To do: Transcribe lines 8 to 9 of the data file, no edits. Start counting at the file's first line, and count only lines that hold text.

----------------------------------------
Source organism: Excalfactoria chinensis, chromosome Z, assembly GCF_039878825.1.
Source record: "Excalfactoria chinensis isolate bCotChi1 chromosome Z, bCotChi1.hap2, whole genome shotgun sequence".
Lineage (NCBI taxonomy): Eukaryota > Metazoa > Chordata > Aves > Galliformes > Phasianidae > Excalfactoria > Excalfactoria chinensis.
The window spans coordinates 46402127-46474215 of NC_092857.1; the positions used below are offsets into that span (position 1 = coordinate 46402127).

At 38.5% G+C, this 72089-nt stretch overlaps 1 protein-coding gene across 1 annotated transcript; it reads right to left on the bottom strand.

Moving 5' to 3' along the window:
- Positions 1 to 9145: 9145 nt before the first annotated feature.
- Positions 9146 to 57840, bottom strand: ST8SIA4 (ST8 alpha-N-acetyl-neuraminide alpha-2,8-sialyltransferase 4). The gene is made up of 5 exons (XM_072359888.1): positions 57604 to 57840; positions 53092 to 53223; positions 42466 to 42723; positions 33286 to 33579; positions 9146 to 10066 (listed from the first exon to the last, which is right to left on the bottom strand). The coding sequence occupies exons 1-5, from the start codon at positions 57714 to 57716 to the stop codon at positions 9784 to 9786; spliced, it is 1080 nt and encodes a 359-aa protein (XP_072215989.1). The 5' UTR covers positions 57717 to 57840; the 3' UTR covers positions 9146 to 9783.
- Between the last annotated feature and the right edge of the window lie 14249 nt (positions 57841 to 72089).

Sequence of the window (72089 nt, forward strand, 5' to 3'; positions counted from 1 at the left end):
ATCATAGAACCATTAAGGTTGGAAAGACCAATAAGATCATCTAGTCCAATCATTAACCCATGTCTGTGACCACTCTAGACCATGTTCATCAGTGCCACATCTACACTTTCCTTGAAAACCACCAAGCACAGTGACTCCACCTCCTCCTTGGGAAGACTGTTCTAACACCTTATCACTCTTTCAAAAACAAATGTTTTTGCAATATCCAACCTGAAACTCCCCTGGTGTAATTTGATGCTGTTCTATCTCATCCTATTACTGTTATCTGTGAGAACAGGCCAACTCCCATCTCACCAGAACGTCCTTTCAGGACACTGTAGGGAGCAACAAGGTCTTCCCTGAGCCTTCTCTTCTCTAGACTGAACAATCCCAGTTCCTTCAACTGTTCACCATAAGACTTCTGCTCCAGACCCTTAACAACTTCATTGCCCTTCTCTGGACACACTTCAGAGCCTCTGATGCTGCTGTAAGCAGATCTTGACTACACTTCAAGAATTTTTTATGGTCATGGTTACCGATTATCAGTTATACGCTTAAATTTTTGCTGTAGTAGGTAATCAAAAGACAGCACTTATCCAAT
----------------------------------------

- Positions 9146 to 57840, bottom strand: ST8SIA4 (ST8 alpha-N-acetyl-neuraminide alpha-2,8-sialyltransferase 4). The gene is made up of 5 exons (XM_072359888.1): positions 57604 to 57840; positions 53092 to 53223; positions 42466 to 42723; positions 33286 to 33579; positions 9146 to 10066 (listed from the first exon to the last, which is right to left on the bottom strand). The coding sequence occupies exons 1-5, from the start codon at positions 57714 to 57716 to the stop codon at positions 9784 to 9786; spliced, it is 1080 nt and encodes a 359-aa protein (XP_072215989.1). The 5' UTR covers positions 57717 to 57840; the 3' UTR covers positions 9146 to 9783.
- Between the last annotated feature and the right edge of the window lie 14249 nt (positions 57841 to 72089).